Of Cabbages and Kings

December 30, 2008

The wretched silliness that is politics

Filed under: Across the Universe, politics — Tags: , , , , , , — Chinmayi @ 1:54 am

As most of the world may have noticed, instead of working together at controlling the terrorism that clearly affects them both, India and Pakistan are squabbling away: allegations, denials, name-calling, grandiose demands, arresting eachothers’ citizens, concentration of armies on the borders, veiled and direct threats…the works.

The most interesting perspective that I have seen so far on what appears to be mystifyingly childish behaviour on part of both countries is Kuldip Nayar’s in ‘As things get messier’:

“Like Bhutto, Zardari assumed that he had all power. But he found that this was not so when the government first declared it would send the ISI chief to Delhi after having acceded to Prime Minister Manmohan Singh’s request in the wake of the Mumbai blasts and then was not able to do so. What should he have done? Admitted his helplessness in public? No ruler does. He could have resigned but Pakistan does not have a tradition of doing so. Knowing all this, Mukherjee should have refrained from asking who rules in Pakistan. This has further exposed the Zardari government. But then New Delhi’s problem is that it is under a lot of pressure to act after the terrorist attack on Mumbai. Yet, India might have strengthened Zardari if it had not posed the question that Mukherjee did… Zardari’s embarrassment is understandable. It is apparent that he came to know about the attack on Mumbai only after it had taken place.”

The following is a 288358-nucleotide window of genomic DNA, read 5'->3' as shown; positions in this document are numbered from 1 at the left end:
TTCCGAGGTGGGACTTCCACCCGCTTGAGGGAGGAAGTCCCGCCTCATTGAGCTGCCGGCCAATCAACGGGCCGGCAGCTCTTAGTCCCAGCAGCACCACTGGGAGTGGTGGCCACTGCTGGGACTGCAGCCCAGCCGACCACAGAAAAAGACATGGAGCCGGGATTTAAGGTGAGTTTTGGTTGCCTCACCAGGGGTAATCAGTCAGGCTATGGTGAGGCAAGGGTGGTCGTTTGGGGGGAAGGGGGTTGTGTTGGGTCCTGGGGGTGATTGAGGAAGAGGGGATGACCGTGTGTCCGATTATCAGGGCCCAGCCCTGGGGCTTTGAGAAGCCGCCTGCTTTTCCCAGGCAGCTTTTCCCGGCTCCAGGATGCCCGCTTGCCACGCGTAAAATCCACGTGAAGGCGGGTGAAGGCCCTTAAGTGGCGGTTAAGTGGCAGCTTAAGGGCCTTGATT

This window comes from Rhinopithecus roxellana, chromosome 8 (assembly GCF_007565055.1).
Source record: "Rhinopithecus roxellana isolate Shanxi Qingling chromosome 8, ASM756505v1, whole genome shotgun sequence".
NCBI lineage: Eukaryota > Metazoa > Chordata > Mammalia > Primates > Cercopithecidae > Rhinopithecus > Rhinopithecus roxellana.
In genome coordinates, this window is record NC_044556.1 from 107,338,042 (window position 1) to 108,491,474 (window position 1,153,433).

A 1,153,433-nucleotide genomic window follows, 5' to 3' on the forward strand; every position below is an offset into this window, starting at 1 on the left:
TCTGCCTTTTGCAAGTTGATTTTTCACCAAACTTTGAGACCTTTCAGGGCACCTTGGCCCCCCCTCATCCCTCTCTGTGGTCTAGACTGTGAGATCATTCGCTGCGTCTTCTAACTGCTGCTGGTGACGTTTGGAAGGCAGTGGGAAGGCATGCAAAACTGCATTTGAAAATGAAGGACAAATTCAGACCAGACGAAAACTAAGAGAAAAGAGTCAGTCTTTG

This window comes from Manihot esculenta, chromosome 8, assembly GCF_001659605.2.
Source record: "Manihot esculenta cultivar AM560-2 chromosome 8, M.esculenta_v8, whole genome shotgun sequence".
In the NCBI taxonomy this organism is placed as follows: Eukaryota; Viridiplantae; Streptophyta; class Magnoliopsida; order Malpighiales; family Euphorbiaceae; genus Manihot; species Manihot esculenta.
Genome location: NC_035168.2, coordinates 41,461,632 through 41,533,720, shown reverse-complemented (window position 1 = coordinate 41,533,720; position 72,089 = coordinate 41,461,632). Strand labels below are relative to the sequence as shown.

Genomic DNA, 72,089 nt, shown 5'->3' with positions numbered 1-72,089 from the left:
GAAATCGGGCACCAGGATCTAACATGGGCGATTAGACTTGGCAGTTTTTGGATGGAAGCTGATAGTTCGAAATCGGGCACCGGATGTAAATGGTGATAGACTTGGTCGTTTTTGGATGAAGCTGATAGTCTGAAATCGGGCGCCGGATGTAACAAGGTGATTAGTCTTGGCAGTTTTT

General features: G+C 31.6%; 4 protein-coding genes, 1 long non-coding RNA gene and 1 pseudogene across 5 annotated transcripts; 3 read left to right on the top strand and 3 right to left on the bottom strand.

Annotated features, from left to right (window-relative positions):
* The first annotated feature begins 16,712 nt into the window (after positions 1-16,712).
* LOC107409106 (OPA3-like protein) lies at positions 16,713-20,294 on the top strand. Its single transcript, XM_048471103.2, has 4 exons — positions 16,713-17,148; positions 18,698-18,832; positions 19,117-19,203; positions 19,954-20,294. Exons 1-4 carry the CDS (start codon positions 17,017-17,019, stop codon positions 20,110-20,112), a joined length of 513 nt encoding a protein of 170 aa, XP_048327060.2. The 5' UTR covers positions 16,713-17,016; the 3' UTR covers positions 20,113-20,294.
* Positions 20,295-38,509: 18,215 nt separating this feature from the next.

And there we are…with what appears to be an upcoming war on our hands, with the media in each country convincing everybody that the other country is an utterly unreasonable and dangerous security threat, more murdering as though the death-toll of the past few years has not been quite enough and (as I suspect is usual) it is all so that a few politicians can save face.


December 29, 2008

The Original Blonde

Filed under: Across the Universe, Personal, Random musing — Chinmayi @ 12:03 am

My mother refused to buy me a Barbie when I was little – she had ideological issues with it. American cartoons had however taught me to idealise blonde hair and blue eyes and despite my mother’s efforts to protect me from stereotypes, I craved the doll.

All my friends had two or three Barbies and when we sat around re-doing the dolls’ hair or making up stories through which we walked our respective dolls, I always had a borrowed Barbie (since my other dolls were too large and clumsy to fit into a Barbie-game).  So when my cousin gave me her Barbie (as my mother watched in helplessly), I was delighted.